In a decision released today, the Court of Appeal for Ontario set aside a damages award made against Vale (formerly Inco Limited) in one of the largest-ever environmental class actions in Canada and awarded Vale $100,000 in costs for the appeal.
The appeal in Smith v. Inco Limited, 2011 ONCA 628 (not yet available on CanLii) stemmed from a judgment rendered after a three-month common issues trial in which Justice Henderson of the Superior Court of Justice held that the class had suffered a diminution in the value of their residential properties resulting from elevated levels of nickel in the soil and ordered Vale (Inco Ltd. was acquired by Vale in 2007) to pay an aggregate damage award of $36 million to a class comprised of over 7,000 homeowners whose properties in Port Colborne, Ontario are very close to the Vale refinery. (Click here to access the blog post on Justice Henderson’s decision).
Vale appealed Justice Henderson’s finding that it was liable in private nuisance and under strict liability imposed by the rule set down in Rylands v. Fletcher as well as His Honour’s finding that the claimants had established a diminution in the value of their properties and his assumption that the diminution was caused by the discharge of nickel particles onto the land. Finally, Vale asked the Court to consider whether the trial judge had erred in finding that the class members’ claims were not time barred under section 45(1)(g) of the Limitations Act.
THE COURT OF APPEAL DECISION
In analyzing the trial decision, the Court of Appeal noted that it was important to emphasize the exact nature of the claim advanced at trial – it was not about contamination in the sense that it was alleged that the nickel emissions posed a threat to human health or otherwise adversely affected the claimants’ use of their properties, but rather that the claimants’ property values had not increased at the same rate as comparable property values in other small cities located nearby and that this was caused by widespread public health concerns over the nickel deposits in the soil on their properties.
Liability in private nuisance
In overturning the trial judge’s finding that Vale was liable in private nuisance, the Court of Appeal focused on the claimants’ argument that the nickel particles caused “physical injury” to their property by becoming part of the soil and the “subsequent adverse effect” of a decrease in the value of property.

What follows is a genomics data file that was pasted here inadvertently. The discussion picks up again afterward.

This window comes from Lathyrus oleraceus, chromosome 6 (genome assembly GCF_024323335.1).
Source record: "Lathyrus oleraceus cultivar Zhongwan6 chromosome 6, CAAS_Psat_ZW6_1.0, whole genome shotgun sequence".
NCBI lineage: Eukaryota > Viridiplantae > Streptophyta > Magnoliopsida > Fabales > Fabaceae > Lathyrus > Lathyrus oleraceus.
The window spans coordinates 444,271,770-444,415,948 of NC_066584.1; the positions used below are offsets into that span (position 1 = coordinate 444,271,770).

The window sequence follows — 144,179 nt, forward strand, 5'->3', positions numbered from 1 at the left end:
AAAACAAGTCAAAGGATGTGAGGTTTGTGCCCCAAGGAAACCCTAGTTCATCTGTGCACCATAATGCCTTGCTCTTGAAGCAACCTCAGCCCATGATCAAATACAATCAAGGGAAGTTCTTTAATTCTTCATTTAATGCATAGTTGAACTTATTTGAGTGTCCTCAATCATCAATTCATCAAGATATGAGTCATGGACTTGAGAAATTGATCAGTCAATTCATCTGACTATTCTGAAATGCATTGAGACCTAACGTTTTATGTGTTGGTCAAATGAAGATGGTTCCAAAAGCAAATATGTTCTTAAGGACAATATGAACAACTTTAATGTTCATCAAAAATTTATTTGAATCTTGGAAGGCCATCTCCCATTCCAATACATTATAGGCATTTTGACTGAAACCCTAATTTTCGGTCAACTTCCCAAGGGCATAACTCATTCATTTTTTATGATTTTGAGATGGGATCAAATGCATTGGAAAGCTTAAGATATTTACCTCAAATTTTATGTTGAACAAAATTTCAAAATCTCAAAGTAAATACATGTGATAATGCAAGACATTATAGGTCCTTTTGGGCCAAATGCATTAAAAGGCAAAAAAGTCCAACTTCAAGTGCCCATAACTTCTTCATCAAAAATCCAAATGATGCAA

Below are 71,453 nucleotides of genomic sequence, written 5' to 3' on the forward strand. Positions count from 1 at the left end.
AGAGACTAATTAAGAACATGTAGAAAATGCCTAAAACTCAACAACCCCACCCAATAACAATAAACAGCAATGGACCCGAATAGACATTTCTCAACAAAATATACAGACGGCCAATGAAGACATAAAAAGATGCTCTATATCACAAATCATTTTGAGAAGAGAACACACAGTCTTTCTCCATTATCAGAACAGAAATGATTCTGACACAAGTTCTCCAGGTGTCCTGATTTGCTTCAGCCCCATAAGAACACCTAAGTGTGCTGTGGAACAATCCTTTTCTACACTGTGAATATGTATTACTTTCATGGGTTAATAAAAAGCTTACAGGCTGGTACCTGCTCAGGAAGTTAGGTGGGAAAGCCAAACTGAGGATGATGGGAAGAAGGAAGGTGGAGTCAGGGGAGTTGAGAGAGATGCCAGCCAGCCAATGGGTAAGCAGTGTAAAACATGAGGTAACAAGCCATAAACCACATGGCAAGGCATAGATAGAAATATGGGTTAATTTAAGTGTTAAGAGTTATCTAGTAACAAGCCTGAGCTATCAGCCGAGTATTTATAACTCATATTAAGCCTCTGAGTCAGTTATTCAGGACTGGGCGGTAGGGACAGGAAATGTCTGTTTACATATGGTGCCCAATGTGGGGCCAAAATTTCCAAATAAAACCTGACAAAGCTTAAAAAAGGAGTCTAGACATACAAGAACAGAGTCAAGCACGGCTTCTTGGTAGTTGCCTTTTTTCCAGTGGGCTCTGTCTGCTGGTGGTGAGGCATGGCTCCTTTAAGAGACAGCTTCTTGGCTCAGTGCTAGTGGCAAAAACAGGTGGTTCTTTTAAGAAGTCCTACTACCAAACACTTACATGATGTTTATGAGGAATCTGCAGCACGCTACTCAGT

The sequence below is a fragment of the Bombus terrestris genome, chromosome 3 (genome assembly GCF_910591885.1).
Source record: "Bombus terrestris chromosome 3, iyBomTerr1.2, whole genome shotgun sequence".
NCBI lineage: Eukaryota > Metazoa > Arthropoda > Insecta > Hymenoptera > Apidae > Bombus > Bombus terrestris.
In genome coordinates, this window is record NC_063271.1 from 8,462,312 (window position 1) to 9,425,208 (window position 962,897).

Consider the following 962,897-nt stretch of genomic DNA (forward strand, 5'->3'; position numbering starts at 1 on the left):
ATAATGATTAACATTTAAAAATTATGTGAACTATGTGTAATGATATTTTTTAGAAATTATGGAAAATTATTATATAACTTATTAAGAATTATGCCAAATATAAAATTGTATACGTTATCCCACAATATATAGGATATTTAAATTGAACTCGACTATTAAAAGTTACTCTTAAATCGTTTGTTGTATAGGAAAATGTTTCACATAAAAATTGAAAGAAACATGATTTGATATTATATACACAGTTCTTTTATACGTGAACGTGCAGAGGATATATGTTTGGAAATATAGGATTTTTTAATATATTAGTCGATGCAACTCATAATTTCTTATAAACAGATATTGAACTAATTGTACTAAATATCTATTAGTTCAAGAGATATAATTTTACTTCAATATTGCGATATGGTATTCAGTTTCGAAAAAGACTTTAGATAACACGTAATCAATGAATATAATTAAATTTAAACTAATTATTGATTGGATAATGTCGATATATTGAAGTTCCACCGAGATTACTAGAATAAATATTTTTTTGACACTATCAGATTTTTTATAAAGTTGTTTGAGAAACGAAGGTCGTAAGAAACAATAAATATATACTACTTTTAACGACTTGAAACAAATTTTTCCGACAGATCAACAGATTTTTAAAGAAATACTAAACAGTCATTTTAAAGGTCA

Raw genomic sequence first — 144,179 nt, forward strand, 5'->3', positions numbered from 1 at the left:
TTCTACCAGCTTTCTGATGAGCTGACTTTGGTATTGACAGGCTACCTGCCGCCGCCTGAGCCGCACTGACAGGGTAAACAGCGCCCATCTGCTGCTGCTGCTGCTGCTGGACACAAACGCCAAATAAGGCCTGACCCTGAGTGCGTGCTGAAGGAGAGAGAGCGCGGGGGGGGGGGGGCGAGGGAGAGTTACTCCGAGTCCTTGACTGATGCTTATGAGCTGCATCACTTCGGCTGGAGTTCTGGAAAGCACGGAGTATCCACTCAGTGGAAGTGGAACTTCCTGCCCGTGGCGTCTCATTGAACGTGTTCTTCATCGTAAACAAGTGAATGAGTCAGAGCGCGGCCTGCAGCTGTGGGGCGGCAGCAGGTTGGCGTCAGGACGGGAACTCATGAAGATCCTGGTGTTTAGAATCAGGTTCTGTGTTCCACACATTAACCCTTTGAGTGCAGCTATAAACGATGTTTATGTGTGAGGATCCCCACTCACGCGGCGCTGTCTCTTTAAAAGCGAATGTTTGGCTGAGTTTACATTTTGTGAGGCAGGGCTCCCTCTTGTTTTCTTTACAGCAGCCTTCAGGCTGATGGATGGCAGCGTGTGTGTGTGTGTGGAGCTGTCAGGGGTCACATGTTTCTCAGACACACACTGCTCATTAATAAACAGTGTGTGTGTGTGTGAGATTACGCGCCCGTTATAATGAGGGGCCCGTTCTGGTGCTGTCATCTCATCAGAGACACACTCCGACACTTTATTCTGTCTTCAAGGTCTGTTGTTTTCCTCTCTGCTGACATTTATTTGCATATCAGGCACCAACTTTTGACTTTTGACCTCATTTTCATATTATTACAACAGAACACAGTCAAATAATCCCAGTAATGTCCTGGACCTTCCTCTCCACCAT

The Court held that it was an error for the trial judge to find that the nickel particles in the soil caused actual, substantial, physical damage to the claimants’ lands because the claimants could not, nor did they attempt to, show that the nickel particles in the soil had any impact on their ability to use their properties for any purpose. “In our view, a mere chemical alteration in the content of soil, without more, does not amount to physical harm or damage to the property.” The Court continued, “[t]o constitute physical harm or damage, a change in the chemical composition must be shown to have had some detrimental effect on the land itself or rights associated with the use of land.”
The Court said that it was not enough to show evidence that the existence of the nickel particles in the soil generated concerns about potential health risks because that did not amount to evidence that the presence of the particles caused actual, substantial harm or damage to the property. Had the claimants’ shown that the nickel levels in the properties posed a risk to health, they would have established that those particles caused actual, substantial and physical damage to their properties. However, the claims advanced were not predicated on any actual risk to health or wellbeing arising from the particles in the soil and the claim, as framed, could not succeed.
Liability under Rylands v. Fletcher
The rule in Rylands v. Fletcher imposes strict liability for damages caused to a plaintiff’s property by the escape from the defendant’s property of a substance “likely to cause mischief.” In examining both the rule and the trial judge’s decision, the Court of Appeal held that it did not accept that strict liability based exclusively on the “extra hazardous” nature of the defendant’s conduct is or should be part of the common law in this province, and that even if it were the refinery was not shown to be an extra or “ultra hazardous” activity. The Court stated: